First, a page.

Paper No. 11
Presentation Time: 9:00 AM-6:30 PM


MUTITI, Samuel, Department of Biological and Environmental Sciences, Georgia College and State University, Milledgeville, GA 31061, KEEFER, Kristin, Biology and Enviromental Sciences Department, Georgia College and State University, Milledgeville, GA 31061 and MWEETWA, Alice, Agriculture Sciences, University of Zambia, Lusaka, P.O Box, Zambia,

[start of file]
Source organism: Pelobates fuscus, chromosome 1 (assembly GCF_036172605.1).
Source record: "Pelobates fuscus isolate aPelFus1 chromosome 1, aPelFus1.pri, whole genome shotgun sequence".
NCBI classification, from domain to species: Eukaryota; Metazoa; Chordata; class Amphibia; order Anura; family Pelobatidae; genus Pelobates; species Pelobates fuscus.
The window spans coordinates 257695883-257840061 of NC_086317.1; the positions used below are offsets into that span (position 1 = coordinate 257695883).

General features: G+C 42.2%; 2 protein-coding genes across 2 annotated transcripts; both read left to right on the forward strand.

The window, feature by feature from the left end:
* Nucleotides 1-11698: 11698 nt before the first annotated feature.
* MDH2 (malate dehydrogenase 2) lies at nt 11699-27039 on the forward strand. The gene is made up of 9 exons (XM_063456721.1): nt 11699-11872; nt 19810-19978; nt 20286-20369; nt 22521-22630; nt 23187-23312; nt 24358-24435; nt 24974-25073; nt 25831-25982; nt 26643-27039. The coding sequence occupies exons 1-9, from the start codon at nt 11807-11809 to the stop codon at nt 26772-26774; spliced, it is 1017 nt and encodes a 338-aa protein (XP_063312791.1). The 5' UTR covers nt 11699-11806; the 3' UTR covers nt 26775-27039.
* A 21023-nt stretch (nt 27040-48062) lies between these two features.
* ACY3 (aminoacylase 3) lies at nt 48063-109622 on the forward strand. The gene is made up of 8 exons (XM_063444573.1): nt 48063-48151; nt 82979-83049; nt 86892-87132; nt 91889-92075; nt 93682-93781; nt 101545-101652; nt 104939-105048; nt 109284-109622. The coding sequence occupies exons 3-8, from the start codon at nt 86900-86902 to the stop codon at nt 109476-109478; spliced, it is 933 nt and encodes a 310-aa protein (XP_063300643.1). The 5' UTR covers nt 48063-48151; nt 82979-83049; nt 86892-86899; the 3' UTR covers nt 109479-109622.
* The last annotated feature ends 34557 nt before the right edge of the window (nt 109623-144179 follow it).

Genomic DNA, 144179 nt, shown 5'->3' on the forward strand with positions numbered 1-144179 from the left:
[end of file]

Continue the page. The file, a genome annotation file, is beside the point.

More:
The problems associated with heavy metal contamination are widespread especially in developing countries that are heavily dependent on mining. Zambia is such a country, with its economy almost entirely supported by exports from the mining industry. The most adversely affected (with respect to heavy metal contamination) mining town in Zambia is Kabwe, which once boasted a very productive lead, zinc and cadmium mine. Unfortunately, the mine stopped operating in 1994 after operating for over 90 years without any environmental regulations limiting effluent emissions into the environment. As a result the town is currently considered to be among the top 10 worst polluted places in world. The main contaminant of concern is lead. Remediation efforts by various stakeholders such as the Copperbelt Environmental Project (CEP) have been initiated. This paper reviews the extent of the lead contamination and its impact on the local community in Kabwe. It also assesses the effectiveness of the remediation projects that were carried out between 2006 and 2011 through the CEP. In June 2013, three sites around the mine were sampled for lead levels in soils and plants. Locally grown vegetables were also acquired and tested for lead contamination. All samples tested positive for severe lead contamination, which calls for a more aggressive approach in reducing lead exposure. A field assessment of airborne exposure also revealed that earlier efforts to limit this exposure pathway have not been very effective. Recommendations for limiting exposure include both contaminant removal and community education.